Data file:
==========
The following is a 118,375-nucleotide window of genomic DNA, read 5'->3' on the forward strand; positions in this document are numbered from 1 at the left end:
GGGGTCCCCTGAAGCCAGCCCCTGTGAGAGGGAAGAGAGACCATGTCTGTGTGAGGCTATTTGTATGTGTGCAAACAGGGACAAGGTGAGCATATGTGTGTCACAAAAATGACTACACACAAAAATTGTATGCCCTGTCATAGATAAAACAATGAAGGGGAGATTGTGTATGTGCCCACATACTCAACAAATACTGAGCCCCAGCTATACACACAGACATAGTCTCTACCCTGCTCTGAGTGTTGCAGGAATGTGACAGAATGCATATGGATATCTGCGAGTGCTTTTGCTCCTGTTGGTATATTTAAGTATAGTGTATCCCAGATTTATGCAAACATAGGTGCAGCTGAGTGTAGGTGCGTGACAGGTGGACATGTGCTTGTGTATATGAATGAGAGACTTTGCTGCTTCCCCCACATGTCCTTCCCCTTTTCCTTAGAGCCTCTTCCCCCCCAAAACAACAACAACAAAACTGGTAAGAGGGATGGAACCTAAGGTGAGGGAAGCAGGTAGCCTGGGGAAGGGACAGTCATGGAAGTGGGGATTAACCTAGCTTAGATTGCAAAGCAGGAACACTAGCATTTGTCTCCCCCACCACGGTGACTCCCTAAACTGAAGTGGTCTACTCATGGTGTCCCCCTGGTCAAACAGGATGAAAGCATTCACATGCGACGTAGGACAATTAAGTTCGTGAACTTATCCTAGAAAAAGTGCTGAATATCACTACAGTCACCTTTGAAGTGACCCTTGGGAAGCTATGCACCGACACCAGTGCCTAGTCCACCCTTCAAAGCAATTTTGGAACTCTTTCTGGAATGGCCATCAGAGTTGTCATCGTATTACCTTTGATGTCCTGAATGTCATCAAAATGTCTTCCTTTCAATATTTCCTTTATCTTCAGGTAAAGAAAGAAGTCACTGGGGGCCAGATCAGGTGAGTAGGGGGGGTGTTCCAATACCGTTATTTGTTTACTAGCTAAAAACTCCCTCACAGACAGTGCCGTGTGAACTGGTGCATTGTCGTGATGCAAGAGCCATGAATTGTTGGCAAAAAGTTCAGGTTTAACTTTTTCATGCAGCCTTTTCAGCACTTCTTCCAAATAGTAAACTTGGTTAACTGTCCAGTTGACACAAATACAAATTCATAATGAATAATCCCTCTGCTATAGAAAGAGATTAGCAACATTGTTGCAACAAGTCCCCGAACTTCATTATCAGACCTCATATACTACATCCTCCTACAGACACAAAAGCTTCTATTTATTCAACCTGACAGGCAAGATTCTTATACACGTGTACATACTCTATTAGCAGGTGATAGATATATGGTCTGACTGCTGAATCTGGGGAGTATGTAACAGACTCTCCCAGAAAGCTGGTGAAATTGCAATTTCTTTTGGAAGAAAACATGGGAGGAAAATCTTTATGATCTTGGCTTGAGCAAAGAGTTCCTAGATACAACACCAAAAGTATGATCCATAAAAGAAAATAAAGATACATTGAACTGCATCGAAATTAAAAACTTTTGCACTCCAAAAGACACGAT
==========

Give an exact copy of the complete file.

The following is a 118,375-nucleotide window of genomic DNA, read 5'->3' on the forward strand; positions in this document are numbered from 1 at the left end:
GGGGTCCCCTGAAGCCAGCCCCTGTGAGAGGGAAGAGAGACCATGTCTGTGTGAGGCTATTTGTATGTGTGCAAACAGGGACAAGGTGAGCATATGTGTGTCACAAAAATGACTACACACAAAAATTGTATGCCCTGTCATAGATAAAACAATGAAGGGGAGATTGTGTATGTGCCCACATACTCAACAAATACTGAGCCCCAGCTATACACACAGACATAGTCTCTACCCTGCTCTGAGTGTTGCAGGAATGTGACAGAATGCATATGGATATCTGCGAGTGCTTTTGCTCCTGTTGGTATATTTAAGTATAGTGTATCCCAGATTTATGCAAACATAGGTGCAGCTGAGTGTAGGTGCGTGACAGGTGGACATGTGCTTGTGTATATGAATGAGAGACTTTGCTGCTTCCCCCACATGTCCTTCCCCTTTTCCTTAGAGCCTCTTCCCCCCCAAAACAACAACAACAAAACTGGTAAGAGGGATGGAACCTAAGGTGAGGGAAGCAGGTAGCCTGGGGAAGGGACAGTCATGGAAGTGGGGATTAACCTAGCTTAGATTGCAAAGCAGGAACACTAGCATTTGTCTCCCCCACCACGGTGACTCCCTAAACTGAAGTGGTCTACTCATGGTGTCCCCCTGGTCAAACAGGATGAAAGCATTCACATGCGACGTAGGACAATTAAGTTCGTGAACTTATCCTAGAAAAAGTGCTGAATATCACTACAGTCACCTTTGAAGTGACCCTTGGGAAGCTATGCACCGACACCAGTGCCTAGTCCACCCTTCAAAGCAATTTTGGAACTCTTTCTGGAATGGCCATCAGAGTTGTCATCGTATTACCTTTGATGTCCTGAATGTCATCAAAATGTCTTCCTTTCAATATTTCCTTTATCTTCAGGTAAAGAAAGAAGTCACTGGGGGCCAGATCAGGTGAGTAGGGGGGGTGTTCCAATACCGTTATTTGTTTACTAGCTAAAAACTCCCTCACAGACAGTGCCGTGTGAACTGGTGCATTGTCGTGATGCAAGAGCCATGAATTGTTGGCAAAAAGTTCAGGTTTAACTTTTTCATGCAGCCTTTTCAGCACTTCTTCCAAATAGTAAACTTGGTTAACTGTCCAGTTGACACAAATACAAATTCATAATGAATAATCCCTCTGCTATAGAAAGAGATTAGCAACATTGTTGCAACAAGTCCCCGAACTTCATTATCAGACCTCATATACTACATCCTCCTACAGACACAAAAGCTTCTATTTATTCAACCTGACAGGCAAGATTCTTATACACGTGTACATACTCTATTAGCAGGTGATAGATATATGGTCTGACTGCTGAATCTGGGGAGTATGTAACAGACTCTCCCAGAAAGCTGGTGAAATTGCAATTTCTTTTGGAAGAAAACATGGGAGGAAAATCTTTATGATCTTGGCTTGAGCAAAGAGTTCCTAGATACAACACCAAAAGTATGATCCATAAAAGAAAATAAAGATACATTGAACTGCATCGAAATTAAAAACTTTTGCACTCCAAAAGACACGAT